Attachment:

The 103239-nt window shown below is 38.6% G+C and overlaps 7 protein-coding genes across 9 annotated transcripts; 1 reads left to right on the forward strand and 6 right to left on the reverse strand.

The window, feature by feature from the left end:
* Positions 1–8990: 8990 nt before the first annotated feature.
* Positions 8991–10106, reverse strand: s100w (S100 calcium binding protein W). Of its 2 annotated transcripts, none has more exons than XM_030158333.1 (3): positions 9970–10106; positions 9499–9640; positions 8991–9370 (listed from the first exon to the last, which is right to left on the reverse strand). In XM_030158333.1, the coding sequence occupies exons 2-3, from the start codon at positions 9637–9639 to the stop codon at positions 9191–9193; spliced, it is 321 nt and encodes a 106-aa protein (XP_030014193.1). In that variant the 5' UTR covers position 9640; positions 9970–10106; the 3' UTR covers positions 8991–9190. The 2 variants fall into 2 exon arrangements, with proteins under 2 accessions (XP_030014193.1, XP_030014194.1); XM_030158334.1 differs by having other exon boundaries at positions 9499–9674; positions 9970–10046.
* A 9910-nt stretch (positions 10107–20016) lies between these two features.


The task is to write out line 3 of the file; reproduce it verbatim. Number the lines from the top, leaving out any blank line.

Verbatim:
* Positions 1–8990: 8990 nt before the first annotated feature.